And yet many people still believe that health is something that is bestowed upon them by some mysterious exterior force. The whole effort to raise money to find "the cure" for cancer, for example, is a powerful demonstration of misplaced faith in external healing. This idea that a cure for cancer must come from outside one's self rather than from within is perhaps the greatest conceptual sleight of hand that has yet been pulled off by the sick-care industry.

The cure for cancer is already programmed within. Each person is born with a highly-advanced cellular nanotechnology that already knows how to cure cancer. Activating this inner healing potential is all that's necessary to prevent and cure cancer everywhere around the world, starting right now.

Health happens through you, not to you

And yet the masses continue to eat cancer-causing foods and pursue cancer-causing lifestyles even while blindly handing over their money in the form of donations to organizations that they naively hope will come along and "save them" someday.

Think carefully about this dynamic: The person believes health is something that happens TO them rather than something that happens THROUGH them. And so they remain stuck, floundering in a pattern of self-inflicted sickness and disease while hoping that some other organization, government or health care plan will somehow save them.

While they wait for that external solution, disease and sickness creeps up on them.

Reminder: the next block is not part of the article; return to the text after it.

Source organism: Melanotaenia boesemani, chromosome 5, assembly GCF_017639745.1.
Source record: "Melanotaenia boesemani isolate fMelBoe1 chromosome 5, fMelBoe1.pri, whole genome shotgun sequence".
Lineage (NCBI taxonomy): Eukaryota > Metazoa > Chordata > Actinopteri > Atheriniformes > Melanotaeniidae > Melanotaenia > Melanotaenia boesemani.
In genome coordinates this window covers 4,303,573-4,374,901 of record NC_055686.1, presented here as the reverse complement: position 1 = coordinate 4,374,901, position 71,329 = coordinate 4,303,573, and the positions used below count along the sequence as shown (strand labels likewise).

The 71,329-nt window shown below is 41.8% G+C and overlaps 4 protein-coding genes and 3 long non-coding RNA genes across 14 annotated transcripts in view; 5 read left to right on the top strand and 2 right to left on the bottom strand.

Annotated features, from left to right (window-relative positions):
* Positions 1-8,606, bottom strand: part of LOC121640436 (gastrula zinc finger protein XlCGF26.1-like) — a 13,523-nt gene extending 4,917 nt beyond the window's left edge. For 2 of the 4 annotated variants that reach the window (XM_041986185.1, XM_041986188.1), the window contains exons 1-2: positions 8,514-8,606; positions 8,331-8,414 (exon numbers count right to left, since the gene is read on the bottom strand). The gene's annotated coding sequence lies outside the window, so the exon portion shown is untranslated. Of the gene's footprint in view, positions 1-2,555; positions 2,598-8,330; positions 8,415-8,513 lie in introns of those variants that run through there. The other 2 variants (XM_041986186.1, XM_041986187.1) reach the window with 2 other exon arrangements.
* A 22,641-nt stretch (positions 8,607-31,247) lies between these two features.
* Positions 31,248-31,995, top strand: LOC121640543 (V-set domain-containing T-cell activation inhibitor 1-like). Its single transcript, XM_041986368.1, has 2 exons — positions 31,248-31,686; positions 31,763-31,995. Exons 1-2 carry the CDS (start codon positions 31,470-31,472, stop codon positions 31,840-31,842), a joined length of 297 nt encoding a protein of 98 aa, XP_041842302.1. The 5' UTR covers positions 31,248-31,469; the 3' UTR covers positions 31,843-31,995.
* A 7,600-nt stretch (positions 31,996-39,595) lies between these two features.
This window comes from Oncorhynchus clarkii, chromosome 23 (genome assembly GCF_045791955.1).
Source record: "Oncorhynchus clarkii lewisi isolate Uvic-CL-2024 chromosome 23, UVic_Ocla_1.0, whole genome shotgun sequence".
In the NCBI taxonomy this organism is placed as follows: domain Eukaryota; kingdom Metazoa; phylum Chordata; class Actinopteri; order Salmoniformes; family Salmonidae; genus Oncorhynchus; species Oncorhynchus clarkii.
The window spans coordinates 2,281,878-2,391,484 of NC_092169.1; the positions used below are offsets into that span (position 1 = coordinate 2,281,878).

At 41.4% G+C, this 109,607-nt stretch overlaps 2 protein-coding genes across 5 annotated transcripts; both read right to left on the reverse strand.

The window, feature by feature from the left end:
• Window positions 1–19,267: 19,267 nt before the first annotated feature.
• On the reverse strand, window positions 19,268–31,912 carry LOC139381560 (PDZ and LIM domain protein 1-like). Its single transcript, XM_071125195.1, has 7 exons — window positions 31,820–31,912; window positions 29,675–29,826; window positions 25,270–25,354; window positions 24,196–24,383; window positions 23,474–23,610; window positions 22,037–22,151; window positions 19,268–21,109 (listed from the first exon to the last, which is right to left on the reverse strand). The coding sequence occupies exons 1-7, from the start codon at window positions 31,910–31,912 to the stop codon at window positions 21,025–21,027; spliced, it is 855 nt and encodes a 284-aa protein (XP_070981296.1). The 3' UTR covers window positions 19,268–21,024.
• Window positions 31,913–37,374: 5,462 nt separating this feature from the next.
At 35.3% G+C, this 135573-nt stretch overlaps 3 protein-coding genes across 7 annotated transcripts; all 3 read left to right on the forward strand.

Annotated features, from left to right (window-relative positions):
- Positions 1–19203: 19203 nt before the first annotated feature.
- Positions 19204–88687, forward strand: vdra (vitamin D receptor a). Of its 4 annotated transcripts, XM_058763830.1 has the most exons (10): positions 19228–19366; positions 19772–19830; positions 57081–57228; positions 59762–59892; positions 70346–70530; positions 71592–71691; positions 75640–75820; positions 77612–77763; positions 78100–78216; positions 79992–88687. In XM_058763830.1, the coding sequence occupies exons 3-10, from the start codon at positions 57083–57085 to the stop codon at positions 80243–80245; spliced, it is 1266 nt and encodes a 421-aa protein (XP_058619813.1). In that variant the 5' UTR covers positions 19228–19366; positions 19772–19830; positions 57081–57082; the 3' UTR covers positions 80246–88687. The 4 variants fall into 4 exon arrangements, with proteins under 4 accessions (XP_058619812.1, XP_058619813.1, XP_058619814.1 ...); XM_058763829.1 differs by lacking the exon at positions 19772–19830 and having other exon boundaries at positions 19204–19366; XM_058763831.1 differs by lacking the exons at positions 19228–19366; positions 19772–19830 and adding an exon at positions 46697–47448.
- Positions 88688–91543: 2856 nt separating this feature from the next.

Obesity is what happens when a person spends each day imagining how much they're going to start exercising tomorrow.

Cancer is what happens when a person spends each day eating cancer-causing foods and donating money to Komen for the Cure rather than just getting some sunshine to boost their own vitamin D.

Disease is what happens when people believe they have no role in their own health outcome. So they eat for entertainment rather than for nourishment, and they live for product-induced external stimulation rather than internal fulfillment.

Woosh -- right over their heads!

At this point in this article, by the way, we've already lost 99 out of 100 mainstream people. These concepts -- that health is no accident -- are so foreign to the average pre-programmed consumer that they are incapable of recognizing them, much less embracing them. They've been told so many times that health comes through intervention (vaccines, pharmaceuticals, chemotherapy, etc.) that the idea of health being created from within just doesn't compute for them.

And that's the way mainstream medicine likes it. A population that believes it has no control over its own health is ripe for exploitation by a highly interventionist medical industry. Those who have lost hope in their own inner health potential tend to place their hope in things like silly pink-ribbon fundraisers that promise to "end breast cancer forever" -- a wishy-washy idea that lies somewhere between poetic fiction and outright marketing fraud.

Cancer can never be "cured" through any external, artificial means, regardless of how many billions of dollars are thrown at it. Trying to cure cancer with synthetic medications makes about as much sense as trying to cure illiteracy by feeding children "reading pills."

Health is a determined path, not an accidental occurrence

Health, like learning to read, is something that must be pursued through dedicated self-advancement. Neither literacy nor health can be endowed upon you with the flick of a magic (medication) wand. They cannot be injected into you through a needle. They can only be achieved by teaching each person how to own their results.

If you wish to learn how to read, for example, you must first accept responsibility that no one else can read for you. YOU must go through the learning and advancement curve if you wish to experience the positive results of being literate.